Helping people with dietary and nutritional needs has always been instilled in Vasu Thorpe, going back to her childhood days when her mother would change recipes to help decrease her father’s high cholesterol. When she figured out nutrition was an offered major at LSU, she was hooked and wanted to do this for the rest of her life.
Thorpe, who lives in Bluff Park, started a new wellness company 2 1/2 years ago with a coworker in the corporate wellness program at Chick-fil-A, and a recent decision by Blue Cross and Blue Shield to cover their services has given potential for the business to thrive.
Thorpe and Cody Jenkins, who lives in Atlanta, both saw a need in the business world to help employers improve their retention and to help employees perform better at work. The No. 1 goal of their company, called Cultivate Wellness, is to help people increase their energy for work and after-work activities.
“We started Cultivate Wellness because we’re passionate about helping people feel better during their workday,” Thorpe said. “We feel strongly that if people have better energy during their workday, then they have the energy to serve their communities and families once they get home. We saw people have a lack of energy in the workplace, and just companies wasting a lot of money every year because of lost productivity.”
Cultivate Wellness can set up many different programs with businesses and their employees. Some of the programs include lunch and learn sessions, wellness seminars, one-on-one nutrition counseling, fitness assessments and coordination of wellness programs.
Thorpe said instead of having a plan for a group of people, Cultivate Wellness wants to individualize the programming for each person, even if that includes bringing in extra help.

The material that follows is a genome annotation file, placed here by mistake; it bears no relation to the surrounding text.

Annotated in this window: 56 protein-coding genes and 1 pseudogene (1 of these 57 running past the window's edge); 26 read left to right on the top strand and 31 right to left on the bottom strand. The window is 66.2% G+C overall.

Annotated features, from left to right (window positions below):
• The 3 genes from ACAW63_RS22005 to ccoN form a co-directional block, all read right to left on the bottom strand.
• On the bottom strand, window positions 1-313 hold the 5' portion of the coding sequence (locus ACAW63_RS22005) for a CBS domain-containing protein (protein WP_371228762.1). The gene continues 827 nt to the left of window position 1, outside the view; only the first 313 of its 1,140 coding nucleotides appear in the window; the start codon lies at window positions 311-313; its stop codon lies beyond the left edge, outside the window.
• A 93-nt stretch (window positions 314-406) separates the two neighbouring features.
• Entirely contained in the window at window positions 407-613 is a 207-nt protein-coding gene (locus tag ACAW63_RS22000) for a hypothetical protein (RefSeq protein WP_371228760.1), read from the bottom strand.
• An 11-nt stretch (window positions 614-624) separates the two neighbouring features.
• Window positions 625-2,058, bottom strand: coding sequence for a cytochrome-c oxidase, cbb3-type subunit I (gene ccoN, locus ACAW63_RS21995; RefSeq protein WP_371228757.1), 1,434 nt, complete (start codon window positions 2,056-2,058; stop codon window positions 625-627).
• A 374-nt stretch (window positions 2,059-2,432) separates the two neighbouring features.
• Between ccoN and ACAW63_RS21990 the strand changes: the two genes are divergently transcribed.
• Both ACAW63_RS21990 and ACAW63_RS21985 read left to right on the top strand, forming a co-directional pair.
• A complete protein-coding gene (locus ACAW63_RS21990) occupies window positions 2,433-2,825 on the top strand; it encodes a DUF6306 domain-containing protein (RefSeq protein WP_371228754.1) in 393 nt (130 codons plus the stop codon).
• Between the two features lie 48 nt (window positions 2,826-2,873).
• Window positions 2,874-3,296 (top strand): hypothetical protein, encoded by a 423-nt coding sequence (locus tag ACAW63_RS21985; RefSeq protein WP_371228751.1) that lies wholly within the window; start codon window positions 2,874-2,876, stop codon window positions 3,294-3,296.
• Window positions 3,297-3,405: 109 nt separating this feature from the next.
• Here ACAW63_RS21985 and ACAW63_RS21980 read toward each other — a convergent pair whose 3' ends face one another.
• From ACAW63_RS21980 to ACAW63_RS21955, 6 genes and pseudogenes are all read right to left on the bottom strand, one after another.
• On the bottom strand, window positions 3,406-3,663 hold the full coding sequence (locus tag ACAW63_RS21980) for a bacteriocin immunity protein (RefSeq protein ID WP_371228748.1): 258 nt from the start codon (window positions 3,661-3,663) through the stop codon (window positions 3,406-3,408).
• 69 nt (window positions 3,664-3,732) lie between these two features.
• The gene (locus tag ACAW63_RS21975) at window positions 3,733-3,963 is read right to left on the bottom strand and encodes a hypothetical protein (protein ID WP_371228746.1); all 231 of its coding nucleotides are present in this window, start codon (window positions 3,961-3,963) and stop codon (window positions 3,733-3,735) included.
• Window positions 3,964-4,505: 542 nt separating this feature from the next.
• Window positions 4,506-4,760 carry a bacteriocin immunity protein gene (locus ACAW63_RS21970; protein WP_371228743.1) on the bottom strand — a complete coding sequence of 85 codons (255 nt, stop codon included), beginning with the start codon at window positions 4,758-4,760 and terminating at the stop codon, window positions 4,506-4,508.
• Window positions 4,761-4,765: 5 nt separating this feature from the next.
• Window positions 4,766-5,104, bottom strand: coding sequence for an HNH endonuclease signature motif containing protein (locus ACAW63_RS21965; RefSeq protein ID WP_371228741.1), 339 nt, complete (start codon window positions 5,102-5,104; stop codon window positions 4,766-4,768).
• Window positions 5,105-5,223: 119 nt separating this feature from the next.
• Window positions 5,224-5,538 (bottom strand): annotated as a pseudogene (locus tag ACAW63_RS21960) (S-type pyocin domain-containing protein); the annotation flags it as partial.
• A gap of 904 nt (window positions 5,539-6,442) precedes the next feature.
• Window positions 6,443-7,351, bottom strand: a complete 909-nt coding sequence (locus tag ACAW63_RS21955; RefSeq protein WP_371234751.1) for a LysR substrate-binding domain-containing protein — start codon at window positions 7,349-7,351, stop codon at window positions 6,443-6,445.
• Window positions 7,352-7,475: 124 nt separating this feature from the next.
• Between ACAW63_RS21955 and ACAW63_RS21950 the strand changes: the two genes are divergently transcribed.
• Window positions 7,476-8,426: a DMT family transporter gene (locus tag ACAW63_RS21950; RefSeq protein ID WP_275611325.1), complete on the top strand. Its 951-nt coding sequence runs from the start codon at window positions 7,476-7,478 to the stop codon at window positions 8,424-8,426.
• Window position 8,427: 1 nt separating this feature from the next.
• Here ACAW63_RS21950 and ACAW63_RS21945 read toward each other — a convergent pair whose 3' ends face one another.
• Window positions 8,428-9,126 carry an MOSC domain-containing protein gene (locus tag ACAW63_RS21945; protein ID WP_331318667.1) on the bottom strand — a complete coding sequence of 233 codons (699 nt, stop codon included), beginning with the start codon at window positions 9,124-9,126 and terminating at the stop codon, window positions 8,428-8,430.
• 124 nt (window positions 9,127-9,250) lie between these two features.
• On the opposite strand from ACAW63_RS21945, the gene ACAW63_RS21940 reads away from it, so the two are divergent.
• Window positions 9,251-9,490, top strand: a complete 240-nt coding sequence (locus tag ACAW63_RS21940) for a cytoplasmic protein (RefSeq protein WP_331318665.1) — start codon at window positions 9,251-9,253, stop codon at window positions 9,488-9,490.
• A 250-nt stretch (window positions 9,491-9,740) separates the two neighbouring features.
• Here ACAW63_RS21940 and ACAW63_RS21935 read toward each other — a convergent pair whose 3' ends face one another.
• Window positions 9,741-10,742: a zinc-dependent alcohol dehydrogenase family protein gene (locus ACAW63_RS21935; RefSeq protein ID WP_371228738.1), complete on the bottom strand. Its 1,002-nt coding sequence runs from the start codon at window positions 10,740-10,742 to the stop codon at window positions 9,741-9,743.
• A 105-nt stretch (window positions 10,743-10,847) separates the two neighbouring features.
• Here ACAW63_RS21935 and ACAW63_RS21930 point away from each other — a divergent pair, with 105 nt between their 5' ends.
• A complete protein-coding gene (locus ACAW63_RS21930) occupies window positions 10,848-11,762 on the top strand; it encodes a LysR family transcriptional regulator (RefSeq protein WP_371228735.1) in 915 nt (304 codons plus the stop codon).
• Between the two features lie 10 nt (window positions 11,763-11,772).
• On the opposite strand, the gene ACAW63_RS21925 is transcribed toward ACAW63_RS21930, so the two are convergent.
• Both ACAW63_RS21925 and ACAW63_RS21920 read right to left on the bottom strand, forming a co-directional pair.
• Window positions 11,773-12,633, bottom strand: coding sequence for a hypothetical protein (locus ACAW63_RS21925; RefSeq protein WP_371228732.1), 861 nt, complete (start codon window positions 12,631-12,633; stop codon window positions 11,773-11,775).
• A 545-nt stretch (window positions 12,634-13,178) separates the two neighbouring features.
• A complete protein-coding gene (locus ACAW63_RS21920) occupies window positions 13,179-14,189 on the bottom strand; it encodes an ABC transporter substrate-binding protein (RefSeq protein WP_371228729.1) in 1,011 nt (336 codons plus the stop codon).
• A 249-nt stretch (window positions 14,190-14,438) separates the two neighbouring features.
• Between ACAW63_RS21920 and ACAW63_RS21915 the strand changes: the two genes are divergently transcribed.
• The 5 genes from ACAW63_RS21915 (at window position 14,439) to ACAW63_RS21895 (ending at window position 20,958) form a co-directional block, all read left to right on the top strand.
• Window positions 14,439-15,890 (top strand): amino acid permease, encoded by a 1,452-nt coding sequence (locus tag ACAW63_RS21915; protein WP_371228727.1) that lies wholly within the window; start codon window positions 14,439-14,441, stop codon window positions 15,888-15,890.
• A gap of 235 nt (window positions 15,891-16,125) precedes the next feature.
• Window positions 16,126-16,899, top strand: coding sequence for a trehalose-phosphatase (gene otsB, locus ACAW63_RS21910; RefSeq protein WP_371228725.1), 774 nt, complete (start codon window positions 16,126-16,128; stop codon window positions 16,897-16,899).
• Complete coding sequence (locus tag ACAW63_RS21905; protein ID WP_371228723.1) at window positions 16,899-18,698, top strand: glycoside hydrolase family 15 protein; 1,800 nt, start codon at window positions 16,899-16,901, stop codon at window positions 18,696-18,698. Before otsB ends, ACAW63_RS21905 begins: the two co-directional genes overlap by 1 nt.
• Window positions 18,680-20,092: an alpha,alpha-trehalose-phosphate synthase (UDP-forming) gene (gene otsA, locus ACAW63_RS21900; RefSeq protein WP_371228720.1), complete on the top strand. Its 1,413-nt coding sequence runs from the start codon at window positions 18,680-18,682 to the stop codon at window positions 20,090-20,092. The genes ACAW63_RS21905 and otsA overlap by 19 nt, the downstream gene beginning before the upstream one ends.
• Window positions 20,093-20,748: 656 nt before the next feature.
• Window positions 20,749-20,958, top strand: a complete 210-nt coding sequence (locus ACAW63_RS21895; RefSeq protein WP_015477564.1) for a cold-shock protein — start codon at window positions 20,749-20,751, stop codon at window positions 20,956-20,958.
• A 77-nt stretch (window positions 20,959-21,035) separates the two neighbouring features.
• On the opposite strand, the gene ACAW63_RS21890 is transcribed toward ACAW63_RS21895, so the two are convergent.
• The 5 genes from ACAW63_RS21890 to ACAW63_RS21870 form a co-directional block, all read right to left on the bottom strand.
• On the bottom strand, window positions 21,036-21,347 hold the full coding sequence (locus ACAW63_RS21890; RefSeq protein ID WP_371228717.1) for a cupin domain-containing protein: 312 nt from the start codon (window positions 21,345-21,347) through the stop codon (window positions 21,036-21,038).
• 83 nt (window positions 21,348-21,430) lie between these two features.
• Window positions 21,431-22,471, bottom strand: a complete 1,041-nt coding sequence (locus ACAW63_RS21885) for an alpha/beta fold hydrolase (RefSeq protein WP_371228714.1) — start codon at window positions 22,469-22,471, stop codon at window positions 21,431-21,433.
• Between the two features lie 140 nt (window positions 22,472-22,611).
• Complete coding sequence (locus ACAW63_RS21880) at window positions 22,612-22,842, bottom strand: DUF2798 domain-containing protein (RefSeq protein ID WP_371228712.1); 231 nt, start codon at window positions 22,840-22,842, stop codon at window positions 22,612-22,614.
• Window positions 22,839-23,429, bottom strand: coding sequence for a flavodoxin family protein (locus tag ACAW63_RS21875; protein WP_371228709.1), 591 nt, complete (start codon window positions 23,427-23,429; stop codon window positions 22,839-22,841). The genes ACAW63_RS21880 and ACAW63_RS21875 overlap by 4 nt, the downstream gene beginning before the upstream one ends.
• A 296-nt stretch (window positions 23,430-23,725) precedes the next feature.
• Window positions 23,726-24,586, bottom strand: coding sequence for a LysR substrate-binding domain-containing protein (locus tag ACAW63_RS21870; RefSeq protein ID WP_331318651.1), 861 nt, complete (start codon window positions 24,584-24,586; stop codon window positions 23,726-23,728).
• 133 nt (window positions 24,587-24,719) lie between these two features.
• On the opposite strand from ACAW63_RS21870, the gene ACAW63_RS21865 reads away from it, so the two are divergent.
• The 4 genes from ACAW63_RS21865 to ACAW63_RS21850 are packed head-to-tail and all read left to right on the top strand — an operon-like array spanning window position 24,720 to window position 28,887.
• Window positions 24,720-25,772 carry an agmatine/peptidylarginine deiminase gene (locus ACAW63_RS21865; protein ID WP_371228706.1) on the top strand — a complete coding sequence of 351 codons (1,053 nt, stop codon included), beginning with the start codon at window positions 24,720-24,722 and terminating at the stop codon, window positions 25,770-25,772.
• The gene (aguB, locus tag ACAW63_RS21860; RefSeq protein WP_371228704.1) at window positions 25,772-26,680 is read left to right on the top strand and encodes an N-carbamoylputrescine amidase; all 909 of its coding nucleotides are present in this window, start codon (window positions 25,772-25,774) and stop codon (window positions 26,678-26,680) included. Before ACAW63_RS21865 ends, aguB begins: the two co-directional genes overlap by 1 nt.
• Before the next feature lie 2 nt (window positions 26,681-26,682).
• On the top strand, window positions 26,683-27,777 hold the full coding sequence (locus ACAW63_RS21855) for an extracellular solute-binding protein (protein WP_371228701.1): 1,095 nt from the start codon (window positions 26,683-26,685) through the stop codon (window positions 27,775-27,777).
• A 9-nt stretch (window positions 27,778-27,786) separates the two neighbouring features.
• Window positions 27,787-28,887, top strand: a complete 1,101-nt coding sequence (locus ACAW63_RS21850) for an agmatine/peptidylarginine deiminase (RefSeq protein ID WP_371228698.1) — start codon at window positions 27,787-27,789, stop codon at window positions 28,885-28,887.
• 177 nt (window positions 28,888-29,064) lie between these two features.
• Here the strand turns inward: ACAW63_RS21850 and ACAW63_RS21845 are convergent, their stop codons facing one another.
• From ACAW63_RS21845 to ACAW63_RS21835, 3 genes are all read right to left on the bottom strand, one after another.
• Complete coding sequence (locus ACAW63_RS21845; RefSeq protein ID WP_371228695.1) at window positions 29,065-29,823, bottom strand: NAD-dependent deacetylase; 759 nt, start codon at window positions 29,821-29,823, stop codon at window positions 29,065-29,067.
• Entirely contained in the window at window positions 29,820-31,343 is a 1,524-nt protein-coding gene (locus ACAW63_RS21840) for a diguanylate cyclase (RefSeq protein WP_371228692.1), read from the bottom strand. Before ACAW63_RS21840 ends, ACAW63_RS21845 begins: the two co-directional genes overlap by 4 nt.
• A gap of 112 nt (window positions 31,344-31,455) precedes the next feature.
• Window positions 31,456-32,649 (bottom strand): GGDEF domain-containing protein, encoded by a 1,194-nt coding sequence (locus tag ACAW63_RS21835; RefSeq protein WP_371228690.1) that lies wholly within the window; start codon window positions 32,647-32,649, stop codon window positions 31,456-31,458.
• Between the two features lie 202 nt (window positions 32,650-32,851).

“If any of the businesses that we work with are interested in having a therapist or exercise or fitness piece, we have contractors for those pieces,” Thorpe said. “We do believe that wellness goes beyond nutrition. There’s a mental health aspect of it, and then there’s a fitness/exercise aspect of it. We try to see what the employers need, really individualize their programming and then get the people in place to get them what they need.”
As of January, nutrition counseling is now covered by Blue Cross and Blue Shield of Alabama, which opened up its network to dieticians. Cultivate Wellness has gone through the credentialing process to be able to have visits covered by Blue Cross and Blue Shield.
Thorpe said this opens up opportunities for people to get this service at no cost.
“Anybody who has a Blue Cross and Blue Shield of Alabama plan can meet with us up to three hours per calendar year, and it’s covered 100 percent with no copay or deductible to be met,” she said. “People can do that individually, or they can do it through their employer.”
Businesses can take advantage of this opportunity by allowing Thorpe and Cultivate Wellness to meet with the employees during the workday and also have a private office to meet with the employees.
Nutrition counseling is where the change starts to happen within the programs, Thorpe said. That’s where Cultivate Wellness sees people come off diabetes medication, lower their blood pressure and lose weight.
Thorpe said she wants to show businesses that Cultivate Wellness is different than most wellness programs.
“We’ve seen mundane wellness programming over the years like this one size fits all, and we realize it just doesn’t work,” she said. “Wellness programming needs to be individualized to the culture. When we work with an employer, we go in and do a needs assessment and learn [about] the people who work there, so we can make sure we’re meeting their needs, not just what we think their needs are.”
For more information, visit cultivatewellnessllc.com.